For a more specific answer post the following information: Make/Model/Year/Engine Model/Deck Size, and hours on meter if you have one. A short description of the events preceding the beginning of the problem is also helpful.
The following generic information applies to just about every riding mower out there.
When you turn your key many things happen. One of those happens only when you turn all the way to start. In this position current, from the battery, travels down a small wire to your "starting solenoid". You can find this solenoid by following the very large wire backwards from your starter motor on the side of the engine. This very large wire carries a lot of current from the solenoid. Follow the wire down and you will come to a small, somewhat cylindrical device. It's about the size of a large pill bottle; maybe a big bottle of aspirin.
This little device has a magnetically operated plunger inside. When you turn your key the current running down a small wire comes to this solenoid. As it passes through the solenoid it activates the electro-magnet inside. That magnet pushes two thick contacts together. Those contacts bridge the gap between the two large threaded posts that you see on the end of the solenoid.
One of the two large posts has a heavy, thick, wire coming from the battery. The other post has the wire that goes to the starter. While the (internal) contactor bridges the gap between these posts, lots of electrical current flows through the big wires. This causes the starter to turn.
When you release the key from the start position, back to the run position, the internal contactor is pushed away from the posts by a spring. That causes the starter motor to cease turning. It sounds like the spring is broke or the contacts are mildly welding themselves together. In other words the internal contactor is stuck in the "on" position and this keeps supplying current to the starter.
The first problem, broken spring, is the easiest to fix. Just replace the solenoid. There are no internal serviceable parts.
The second problem "internal welding". That might also be fixed by replacing the solenoid. However there is a chance that this is being caused by the starter drawing too many amps or too much current (that's basically the same thing). You will need to test the amperes being drawn by the starter with a clamp style amp-meter. You might have to replace or service the starter. If the starter is drawing too many amps, a new solenoid will likely solve the problem for a while, but then it too will start to weld. Additionally, a bad starter pulling too many amps will damage the battery in a short period of time. You may have to replace both the solenoid and the starter.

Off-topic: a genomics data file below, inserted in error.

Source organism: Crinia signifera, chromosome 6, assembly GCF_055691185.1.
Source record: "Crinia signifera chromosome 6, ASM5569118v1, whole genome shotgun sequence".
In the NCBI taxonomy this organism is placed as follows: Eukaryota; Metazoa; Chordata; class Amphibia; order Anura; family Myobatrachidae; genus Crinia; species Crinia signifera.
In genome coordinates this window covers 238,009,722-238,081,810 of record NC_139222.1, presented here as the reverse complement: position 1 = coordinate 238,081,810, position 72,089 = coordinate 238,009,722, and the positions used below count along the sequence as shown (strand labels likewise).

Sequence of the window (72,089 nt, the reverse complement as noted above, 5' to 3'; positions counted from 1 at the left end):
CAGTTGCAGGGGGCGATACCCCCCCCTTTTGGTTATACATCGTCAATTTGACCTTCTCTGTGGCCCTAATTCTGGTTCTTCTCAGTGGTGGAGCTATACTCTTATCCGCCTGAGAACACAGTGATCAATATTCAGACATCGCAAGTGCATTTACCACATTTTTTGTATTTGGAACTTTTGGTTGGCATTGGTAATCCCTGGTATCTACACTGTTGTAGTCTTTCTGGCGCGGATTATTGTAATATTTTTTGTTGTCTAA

One test you should perform is a voltage measurement of the battery while the starter is cranking. Switch a volt meter to DC Volts and clip it across the battery. It should read between 12-13 volts. Leaving the meter connected to the battery, crank the engine. If battery voltage drops below 9 volts when cranking, or while the engine is running, the fuel solenoid will not function. That means the engine will not start or will die soon after starting. So check your battery voltage before, during, and after cranking. If the battery voltage is good (12.4 or greater volts) before, but drops near or below 9 volts while cranking, this is generally a sign the battery has one or more bad cells. Replace the battery. If the battery is in fact good and the voltage is still dropping you may have a bad starter motor which is drawing too much amperage.
Note: many systems have a fuel shut off solenoid. This is a small black cylinder on the bottom of the carburetor. It has two wires running to it. It should make an audible click when you turn the key on.
Another possibility is the Key Switch. The Key Switch may have broken up inside and the multiple terminals which provide current to multiple devices on the tractor have become misaligned. This could cause both of the symptoms you described. The engine won't start AND the starter won't quit. If the terminals are faulty other parts of the system may not be engaging and the engine will not have the proper electrical connections for running. Additionally, the starter solenoid may still be getting current while the key is in the run position.
TEST KEY SWITCH
Put meter in the DC volt position. Disconnect the small wire from the solenoid. Connect one meter lead (red) to this wire and connect the other meter lead (black) to the negative post on the battery. You should see the following:
- Key off - No volts
- Key in Run position - No volts
- Turn and hold key in start position - you should read 12+ volts
- Release key back to run position - it should go back to No volts.
If your readings are like this the Key switch is good. If there is voltage present in the Run position, your key switch is bad. Replacing it will fix the problem.